The thing is - once you've seen the magnificent levels of work which perfectly healthy hooves are capable of  over extremely tough surfaces its hard to be happy with anything less. 

A really sound healthy hoof has so many advantages over a shod foot - of which the most important are probably its superb ability to shock-absorb and better proprioception. 

A hoof without a shoe is also efficiently able to adjust growth rates depending on the surfaces and mileage the horse is working over and finally there are the (not inconsiderable) fringe benefits of fewer injuries to themselves or to other horses or humans plus the fact that you never have to worry about losing shoes.

I'd never criticise someone who preferred a quick fix for their horses' hooves but its certainly not for me or my horses :-)

2 comments:

Jose Diogo Price Castiço said...

Good article, it took me 2 years with every single horse I own - 5 at the moment and 4 are converted - to convert them to barefoot.

At the beginning when I took the shoes off they where clearly lost without that fake support and pounding every surface senseless, you could feel they lost touch with the ground and that the "iron" was only making things worse, its almost has if they had numb feet same thing that happens to us when we are sitting in the same position and when we get up our feet hurt but we can still pound them and feel that gentle pickering pain.

Over the first year I would ride them approx once every week, calmly, walking on soft to hard surfaces.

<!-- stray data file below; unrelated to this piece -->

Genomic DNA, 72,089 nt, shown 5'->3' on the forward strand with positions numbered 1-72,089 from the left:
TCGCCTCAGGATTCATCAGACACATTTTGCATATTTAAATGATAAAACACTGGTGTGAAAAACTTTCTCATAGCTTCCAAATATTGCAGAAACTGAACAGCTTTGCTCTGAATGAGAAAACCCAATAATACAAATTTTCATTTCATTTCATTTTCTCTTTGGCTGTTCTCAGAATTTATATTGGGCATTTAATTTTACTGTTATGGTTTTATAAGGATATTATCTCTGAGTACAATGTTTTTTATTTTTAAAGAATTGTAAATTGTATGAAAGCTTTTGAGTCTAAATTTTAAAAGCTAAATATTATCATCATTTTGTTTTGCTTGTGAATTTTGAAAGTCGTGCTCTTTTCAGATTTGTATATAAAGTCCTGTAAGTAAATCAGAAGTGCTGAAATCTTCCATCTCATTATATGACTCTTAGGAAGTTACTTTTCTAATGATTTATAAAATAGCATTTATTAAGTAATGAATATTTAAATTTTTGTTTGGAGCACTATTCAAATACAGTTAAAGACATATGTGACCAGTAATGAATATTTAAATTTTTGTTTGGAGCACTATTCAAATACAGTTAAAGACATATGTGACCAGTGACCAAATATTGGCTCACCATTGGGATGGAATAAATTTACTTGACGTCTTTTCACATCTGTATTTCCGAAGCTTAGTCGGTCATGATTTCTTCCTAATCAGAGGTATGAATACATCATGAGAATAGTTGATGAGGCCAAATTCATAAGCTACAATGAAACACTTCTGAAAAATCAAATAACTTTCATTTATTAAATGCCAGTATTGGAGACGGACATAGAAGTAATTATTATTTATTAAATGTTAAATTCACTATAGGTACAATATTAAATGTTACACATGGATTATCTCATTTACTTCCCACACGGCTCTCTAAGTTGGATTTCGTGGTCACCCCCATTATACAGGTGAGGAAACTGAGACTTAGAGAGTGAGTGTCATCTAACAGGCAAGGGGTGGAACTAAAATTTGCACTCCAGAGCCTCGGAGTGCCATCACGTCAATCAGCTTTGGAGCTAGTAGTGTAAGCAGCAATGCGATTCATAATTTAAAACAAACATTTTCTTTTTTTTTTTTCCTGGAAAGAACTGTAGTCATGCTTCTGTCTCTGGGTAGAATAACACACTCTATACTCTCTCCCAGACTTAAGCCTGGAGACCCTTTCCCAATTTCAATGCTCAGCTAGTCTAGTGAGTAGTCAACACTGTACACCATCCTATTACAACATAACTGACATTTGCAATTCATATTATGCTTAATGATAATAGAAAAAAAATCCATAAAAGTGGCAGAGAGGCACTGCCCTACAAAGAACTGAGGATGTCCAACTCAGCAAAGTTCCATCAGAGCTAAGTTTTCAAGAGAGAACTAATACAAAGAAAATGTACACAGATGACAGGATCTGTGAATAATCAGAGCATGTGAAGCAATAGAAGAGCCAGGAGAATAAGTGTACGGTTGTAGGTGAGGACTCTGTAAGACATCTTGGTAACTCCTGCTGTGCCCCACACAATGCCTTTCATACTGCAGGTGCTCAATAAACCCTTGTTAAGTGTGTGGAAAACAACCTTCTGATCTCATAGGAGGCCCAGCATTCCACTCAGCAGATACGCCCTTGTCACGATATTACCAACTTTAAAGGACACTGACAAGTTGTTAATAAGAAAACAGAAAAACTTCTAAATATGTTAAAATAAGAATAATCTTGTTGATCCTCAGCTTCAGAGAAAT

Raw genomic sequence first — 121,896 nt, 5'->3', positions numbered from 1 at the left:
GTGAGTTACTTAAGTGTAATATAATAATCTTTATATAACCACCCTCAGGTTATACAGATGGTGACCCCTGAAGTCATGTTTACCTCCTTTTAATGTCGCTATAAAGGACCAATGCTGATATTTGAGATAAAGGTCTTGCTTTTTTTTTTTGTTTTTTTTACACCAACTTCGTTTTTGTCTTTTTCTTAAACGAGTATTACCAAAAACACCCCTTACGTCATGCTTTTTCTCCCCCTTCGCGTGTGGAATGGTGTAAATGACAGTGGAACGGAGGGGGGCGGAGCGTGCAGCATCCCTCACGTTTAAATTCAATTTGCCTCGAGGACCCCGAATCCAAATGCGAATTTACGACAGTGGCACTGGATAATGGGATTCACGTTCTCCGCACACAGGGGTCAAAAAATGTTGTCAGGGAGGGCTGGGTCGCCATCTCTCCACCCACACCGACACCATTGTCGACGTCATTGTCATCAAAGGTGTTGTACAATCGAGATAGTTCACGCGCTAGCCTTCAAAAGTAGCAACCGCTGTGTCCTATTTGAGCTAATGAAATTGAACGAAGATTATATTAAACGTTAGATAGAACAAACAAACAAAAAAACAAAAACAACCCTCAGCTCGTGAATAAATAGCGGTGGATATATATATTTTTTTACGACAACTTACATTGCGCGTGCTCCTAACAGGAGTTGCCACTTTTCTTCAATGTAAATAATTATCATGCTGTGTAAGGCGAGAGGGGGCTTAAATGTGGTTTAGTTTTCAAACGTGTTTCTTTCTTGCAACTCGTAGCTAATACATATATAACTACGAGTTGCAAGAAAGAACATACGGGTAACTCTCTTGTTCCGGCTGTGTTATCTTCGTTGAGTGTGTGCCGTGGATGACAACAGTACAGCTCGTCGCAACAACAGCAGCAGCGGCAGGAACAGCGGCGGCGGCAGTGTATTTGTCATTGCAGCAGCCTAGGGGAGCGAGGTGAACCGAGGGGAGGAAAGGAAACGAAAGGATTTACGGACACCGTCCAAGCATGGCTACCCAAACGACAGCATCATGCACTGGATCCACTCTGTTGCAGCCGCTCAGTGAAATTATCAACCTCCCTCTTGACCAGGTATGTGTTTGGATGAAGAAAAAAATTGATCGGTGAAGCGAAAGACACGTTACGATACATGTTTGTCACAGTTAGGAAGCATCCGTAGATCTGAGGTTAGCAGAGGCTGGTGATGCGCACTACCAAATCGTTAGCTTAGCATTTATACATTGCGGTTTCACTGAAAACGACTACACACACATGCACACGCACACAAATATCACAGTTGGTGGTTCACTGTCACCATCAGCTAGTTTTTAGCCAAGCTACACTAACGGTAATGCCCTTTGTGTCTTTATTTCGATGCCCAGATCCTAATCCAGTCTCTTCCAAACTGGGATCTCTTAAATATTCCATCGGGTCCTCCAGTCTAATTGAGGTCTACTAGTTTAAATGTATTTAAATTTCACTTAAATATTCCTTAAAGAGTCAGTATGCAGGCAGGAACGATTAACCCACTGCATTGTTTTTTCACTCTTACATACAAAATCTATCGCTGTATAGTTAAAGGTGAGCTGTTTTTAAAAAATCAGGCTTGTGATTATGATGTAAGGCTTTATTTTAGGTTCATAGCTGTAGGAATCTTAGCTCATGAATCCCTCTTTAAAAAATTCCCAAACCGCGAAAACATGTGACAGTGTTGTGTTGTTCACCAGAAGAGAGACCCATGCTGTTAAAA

I used laurel oil and pig fat to grease and make the hoofs grow at a faster rate - laurel oil has that ability and I found it great.

The start of my problems came with cracked hoofs, anything more that "just a stroll" would incur in this situation, clearly the hoofs where not strong enough and hard transitions (walk to canter for instance where the horse has to "dig in" to propel himself forward) do not help, walk to trot to canter seems to have a least devastating effect, my finding and not an universal truth.

Limitations, there are some, I cannot and will not ride my horses all day long, not because of their feet but because I don't, even on turf.

I used them mainly for tour ridings that go from 1 hour to 4 or 5 at most. When they come back, sane and without an hint of soreness I know I did the right thing.

I check the hoofs on a daily basis to keep them clean and with a good frog. I used a very sharp carbon knife (Opinel is the brand and they are great!) to shape the break over - I could use a rasp but i prefer a knife as I get more comfortable with one.

Once every quarter I get a farrier which know A LOT about hoofs, barefoot and shoed to check on them, its que quickest visits this guys has to do over (especially) the last year - in 2 minutes per horse he says - PERFECT. This makes me proud.

Thanks for the article!
Diogo Castiço
http://diogocastico.wix.com/monsantoacavalo

Kate said...

The book sounds like one I'd want to own - I managed to order a used copy.